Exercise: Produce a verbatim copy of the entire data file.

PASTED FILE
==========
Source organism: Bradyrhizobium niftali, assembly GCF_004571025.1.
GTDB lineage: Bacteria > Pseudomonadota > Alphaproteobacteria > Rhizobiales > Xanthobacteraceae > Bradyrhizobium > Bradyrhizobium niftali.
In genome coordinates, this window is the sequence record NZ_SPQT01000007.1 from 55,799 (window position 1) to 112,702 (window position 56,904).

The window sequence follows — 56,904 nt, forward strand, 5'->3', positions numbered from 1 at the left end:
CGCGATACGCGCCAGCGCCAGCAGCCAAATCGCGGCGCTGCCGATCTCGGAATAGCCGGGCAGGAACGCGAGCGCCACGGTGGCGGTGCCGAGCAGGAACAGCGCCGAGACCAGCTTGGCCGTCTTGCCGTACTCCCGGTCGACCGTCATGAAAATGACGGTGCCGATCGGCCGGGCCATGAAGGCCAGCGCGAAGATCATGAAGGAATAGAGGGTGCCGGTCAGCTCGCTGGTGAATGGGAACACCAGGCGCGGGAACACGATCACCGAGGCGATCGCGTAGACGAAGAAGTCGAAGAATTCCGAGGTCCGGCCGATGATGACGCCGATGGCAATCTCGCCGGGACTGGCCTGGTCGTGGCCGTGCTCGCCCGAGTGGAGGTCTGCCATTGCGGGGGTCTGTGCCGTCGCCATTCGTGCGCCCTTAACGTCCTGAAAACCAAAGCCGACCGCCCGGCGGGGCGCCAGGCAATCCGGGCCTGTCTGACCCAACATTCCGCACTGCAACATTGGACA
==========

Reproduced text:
Source organism: Bradyrhizobium niftali, assembly GCF_004571025.1.
GTDB lineage: Bacteria > Pseudomonadota > Alphaproteobacteria > Rhizobiales > Xanthobacteraceae > Bradyrhizobium > Bradyrhizobium niftali.
In genome coordinates, this window is the sequence record NZ_SPQT01000007.1 from 55,799 (window position 1) to 112,702 (window position 56,904).

The window sequence follows — 56,904 nt, forward strand, 5'->3', positions numbered from 1 at the left end:
CGCGATACGCGCCAGCGCCAGCAGCCAAATCGCGGCGCTGCCGATCTCGGAATAGCCGGGCAGGAACGCGAGCGCCACGGTGGCGGTGCCGAGCAGGAACAGCGCCGAGACCAGCTTGGCCGTCTTGCCGTACTCCCGGTCGACCGTCATGAAAATGACGGTGCCGATCGGCCGGGCCATGAAGGCCAGCGCGAAGATCATGAAGGAATAGAGGGTGCCGGTCAGCTCGCTGGTGAATGGGAACACCAGGCGCGGGAACACGATCACCGAGGCGATCGCGTAGACGAAGAAGTCGAAGAATTCCGAGGTCCGGCCGATGATGACGCCGATGGCAATCTCGCCGGGACTGGCCTGGTCGTGGCCGTGCTCGCCCGAGTGGAGGTCTGCCATTGCGGGGGTCTGTGCCGTCGCCATTCGTGCGCCCTTAACGTCCTGAAAACCAAAGCCGACCGCCCGGCGGGGCGCCAGGCAATCCGGGCCTGTCTGACCCAACATTCCGCACTGCAACATTGGACA